Canon EOS 1D X Digital Camera Review$6,800.00
The Canon 1D X handles as well as you'd expect a top of the line professional camera body to handle. It's not plush, it doesn't have removable grips or a cute leather case. It's a workhorse. The grip is sturdy, the body is well-balanced, and the controls are placed where they can be accessed quickly and easily. That said, the camera is a joy to shoot with once you get adjusted to the control placement. If you have medium to large hands, the button placement is nearly perfect. This is obviously subjective, but most of the people on our staff who handled the camera felt it was carefully designed to accommodate a wide range of hands. It's usable by those with small hands, of course, but reaching some controls may require an extra hand for balance.
The Canon 1D X combines video and still photography controls very well, as most of the buttons and dials either work double duty or are out of the way so as to not be a bother. This is important, as the 1D X will have to live dual lives as a still and video camera in many professional organizations. It's clear that the main priority in the camera's design is still photography, but the video controls are good enough that most videographers will be satisfied.
The biggest improvement to handling with the 1D X is certainly to the layout and design of the camera when shooting using the portrait grip. While it seemed like more of an afterthought on some previous 1D-series cameras, the portrait grip now feels almost as comfortable as the landscape grip. It now has its own multi-controller joystick for navigating the menu, AF-on, AE-lock, AF point select, and customizable multi-function button. The portrait grip feels just slightly more comfortable to use than it does on the D4, despite the similar design.
The one thing we still can't figure out is why cameras don't organize the menu so that it's usable when holding it via the portrait grip. Even though the camera can tell when it's oriented on its side, the menu displays as though you were holding the camera normally. The vertical grip also lacks an exposure compensation button, and neither the depth of field button nor the multi-function button on that side offer it as an option.
Buttons & Dials
It seems both Canon and Nikon came to the same conclusion when redesigning their respective flagship DSLRs this time around: more is better. While the D4 doesn't quite go to the same degree as the 1D X, there are many of the same touches. The 1D X now integrates a second joystick onto the back panel for portrait grip shooters, just as the D4 did. Both cameras also grabbed some popular control features from their prosumer models, integrating them into the professional bodies.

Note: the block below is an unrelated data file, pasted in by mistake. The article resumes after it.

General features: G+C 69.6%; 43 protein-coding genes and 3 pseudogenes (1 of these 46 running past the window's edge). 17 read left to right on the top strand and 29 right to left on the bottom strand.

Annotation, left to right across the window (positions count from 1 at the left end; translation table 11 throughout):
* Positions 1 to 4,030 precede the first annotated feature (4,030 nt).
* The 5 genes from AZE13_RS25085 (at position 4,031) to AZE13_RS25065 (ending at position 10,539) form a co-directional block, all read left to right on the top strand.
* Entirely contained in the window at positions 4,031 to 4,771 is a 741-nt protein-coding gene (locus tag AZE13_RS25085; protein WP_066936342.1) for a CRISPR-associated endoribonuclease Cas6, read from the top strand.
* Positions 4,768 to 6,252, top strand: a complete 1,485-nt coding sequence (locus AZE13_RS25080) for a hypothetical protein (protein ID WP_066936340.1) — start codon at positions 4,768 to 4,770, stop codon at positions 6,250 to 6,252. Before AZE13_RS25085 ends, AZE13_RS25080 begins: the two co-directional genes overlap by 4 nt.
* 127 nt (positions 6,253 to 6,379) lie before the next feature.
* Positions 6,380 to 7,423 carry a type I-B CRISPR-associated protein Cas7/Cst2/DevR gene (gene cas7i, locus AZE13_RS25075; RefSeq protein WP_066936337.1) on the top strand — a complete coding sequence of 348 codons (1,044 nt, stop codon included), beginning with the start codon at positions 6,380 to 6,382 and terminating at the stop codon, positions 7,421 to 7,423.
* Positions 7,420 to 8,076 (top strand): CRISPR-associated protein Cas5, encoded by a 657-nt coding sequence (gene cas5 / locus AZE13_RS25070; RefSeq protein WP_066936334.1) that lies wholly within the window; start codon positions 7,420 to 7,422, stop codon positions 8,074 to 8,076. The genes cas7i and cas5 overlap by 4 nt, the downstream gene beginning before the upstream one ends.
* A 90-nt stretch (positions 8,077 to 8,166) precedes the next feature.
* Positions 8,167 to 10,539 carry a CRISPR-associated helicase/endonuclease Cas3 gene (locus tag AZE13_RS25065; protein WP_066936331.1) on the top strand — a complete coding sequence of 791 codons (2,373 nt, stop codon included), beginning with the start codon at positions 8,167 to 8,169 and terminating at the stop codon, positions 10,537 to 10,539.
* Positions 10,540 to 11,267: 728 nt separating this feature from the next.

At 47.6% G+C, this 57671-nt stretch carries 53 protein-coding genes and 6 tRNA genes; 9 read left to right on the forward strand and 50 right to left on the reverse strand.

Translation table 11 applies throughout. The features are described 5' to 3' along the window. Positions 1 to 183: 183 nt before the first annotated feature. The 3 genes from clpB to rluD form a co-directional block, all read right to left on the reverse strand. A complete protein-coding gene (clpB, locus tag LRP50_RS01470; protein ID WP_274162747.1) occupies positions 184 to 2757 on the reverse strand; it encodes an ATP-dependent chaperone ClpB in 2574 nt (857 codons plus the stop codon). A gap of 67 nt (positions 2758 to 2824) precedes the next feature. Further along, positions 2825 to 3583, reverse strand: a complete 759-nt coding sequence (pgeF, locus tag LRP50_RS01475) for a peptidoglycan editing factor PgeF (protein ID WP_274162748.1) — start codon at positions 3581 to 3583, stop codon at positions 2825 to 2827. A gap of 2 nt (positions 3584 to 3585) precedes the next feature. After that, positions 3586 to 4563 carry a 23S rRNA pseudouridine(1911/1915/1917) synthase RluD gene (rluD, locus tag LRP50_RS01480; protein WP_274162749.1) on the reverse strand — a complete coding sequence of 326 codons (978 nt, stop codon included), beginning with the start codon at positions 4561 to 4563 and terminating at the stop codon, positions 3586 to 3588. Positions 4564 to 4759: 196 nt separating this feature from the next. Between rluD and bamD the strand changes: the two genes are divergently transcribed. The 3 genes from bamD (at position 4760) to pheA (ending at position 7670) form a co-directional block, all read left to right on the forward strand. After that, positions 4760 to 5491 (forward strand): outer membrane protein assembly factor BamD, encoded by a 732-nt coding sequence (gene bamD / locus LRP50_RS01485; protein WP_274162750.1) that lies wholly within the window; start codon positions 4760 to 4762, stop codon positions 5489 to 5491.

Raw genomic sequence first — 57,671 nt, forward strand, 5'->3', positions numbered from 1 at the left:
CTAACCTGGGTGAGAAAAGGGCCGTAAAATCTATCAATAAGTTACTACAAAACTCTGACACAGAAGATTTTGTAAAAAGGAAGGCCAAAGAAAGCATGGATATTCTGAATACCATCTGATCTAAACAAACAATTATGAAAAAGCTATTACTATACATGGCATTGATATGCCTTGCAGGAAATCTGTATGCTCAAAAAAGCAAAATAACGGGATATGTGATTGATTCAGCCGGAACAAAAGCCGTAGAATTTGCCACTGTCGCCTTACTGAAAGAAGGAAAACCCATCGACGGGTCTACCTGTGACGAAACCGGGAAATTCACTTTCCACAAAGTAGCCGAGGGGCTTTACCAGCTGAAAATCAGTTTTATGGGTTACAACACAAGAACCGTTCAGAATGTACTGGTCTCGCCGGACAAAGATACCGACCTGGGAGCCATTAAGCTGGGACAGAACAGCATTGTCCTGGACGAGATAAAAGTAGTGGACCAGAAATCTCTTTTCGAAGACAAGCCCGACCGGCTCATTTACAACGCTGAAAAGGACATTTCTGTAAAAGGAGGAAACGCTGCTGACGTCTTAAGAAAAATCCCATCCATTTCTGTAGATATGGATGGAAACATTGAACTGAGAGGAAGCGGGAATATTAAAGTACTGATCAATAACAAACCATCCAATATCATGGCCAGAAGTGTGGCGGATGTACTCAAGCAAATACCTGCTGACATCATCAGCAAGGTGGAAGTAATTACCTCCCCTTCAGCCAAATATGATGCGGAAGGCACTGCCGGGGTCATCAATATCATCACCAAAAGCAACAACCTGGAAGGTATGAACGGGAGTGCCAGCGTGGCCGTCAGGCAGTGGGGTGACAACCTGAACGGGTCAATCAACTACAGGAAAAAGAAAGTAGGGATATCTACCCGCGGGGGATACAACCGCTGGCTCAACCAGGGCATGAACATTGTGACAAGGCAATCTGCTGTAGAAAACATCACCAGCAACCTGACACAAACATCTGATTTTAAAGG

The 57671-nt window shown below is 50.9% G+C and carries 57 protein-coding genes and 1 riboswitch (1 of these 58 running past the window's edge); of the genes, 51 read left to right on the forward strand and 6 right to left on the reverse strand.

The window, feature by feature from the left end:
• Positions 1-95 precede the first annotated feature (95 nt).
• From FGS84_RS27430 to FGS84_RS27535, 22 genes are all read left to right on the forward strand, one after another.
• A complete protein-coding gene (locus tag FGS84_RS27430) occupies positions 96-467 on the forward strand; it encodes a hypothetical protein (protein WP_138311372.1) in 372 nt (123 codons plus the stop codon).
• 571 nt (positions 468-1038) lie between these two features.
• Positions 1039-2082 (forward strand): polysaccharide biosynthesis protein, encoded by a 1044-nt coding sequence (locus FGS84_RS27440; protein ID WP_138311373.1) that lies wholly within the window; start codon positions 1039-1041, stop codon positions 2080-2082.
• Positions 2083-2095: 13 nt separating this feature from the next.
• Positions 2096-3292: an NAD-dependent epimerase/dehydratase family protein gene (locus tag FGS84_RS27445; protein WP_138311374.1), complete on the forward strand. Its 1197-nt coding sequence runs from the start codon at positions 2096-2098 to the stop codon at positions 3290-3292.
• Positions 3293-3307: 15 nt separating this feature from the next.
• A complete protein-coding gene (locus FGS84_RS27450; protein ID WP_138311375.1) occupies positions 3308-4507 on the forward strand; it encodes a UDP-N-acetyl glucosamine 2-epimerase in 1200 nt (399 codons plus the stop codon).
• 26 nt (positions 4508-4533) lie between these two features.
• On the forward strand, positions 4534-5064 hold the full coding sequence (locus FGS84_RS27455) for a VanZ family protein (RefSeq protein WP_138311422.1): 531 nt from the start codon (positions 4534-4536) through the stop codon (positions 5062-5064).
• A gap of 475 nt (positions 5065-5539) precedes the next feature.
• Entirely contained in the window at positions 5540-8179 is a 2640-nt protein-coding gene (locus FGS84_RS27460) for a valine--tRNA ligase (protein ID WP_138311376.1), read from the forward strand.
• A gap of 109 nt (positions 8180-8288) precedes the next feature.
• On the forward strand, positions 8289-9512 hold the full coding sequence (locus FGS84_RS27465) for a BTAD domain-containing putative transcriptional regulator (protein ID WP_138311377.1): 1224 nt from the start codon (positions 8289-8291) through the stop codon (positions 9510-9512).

For the 1D X, our favorite addition is the camera's "Q" quick control menu. The same menu that's available on cameras like the Canon Rebel T3i is on the 1D X, offering quick and easy access to some basic control features. It's best used when shooting in live view or videos, but it does have its place for still shooters as well looking for quick access to things like color modes.
In general, however, most of our staff felt the 1D X handled extraordinarily well. The buttons and dials are all placed in appropriate places, the index finger falls naturally on the shutter releases, and the controls you'd need to reach with a single hand are within reach. There's some misses—our staff member with the smallest hands struggled to reach a few of the buttons on the camera—but for the most part the 1D X puts more control at your fingertips than previous 1D-series models, whether you're shooting stills or video.
The rear LCD has a resolution of 1.04 million dots (sub-pixels), and a diagonal measurement of 3.2 inches. That puts it among the top of the class for a standard DSLR. The monitor is fixed into the camera, so for videography you'll have to use an external monitor or deal with having to look silly to get certain shots.
The secondary displays on the Canon 1D X show a bevy of useful information. Most of your shooting information—exposure values, compensation, autofocus modes, ISO speed—are contained to the top plate LCD, while the rear LCD displays information on files, image size and quality, and card information. The displays are useful for separating out information without things getting too cluttered, and both secondary displays can be lit up with a button press, though the buttons lack the backlit labels that the D4 has.
The viewfinder on the 1D X is large and bright, with 100% coverage of the frame. It has a magnification of approximately 0.76x, with a 20mm eyepoint. The viewfinder is adjustable, with a removable eyecup that comes with the camera. The finder makes acquiring and confirming focus very easy, with plenty of information presented around the frame. If you're doing long exposures with the camera, there's also a lever to cover the viewfinder so that there's no extra light leaking onto the sensor.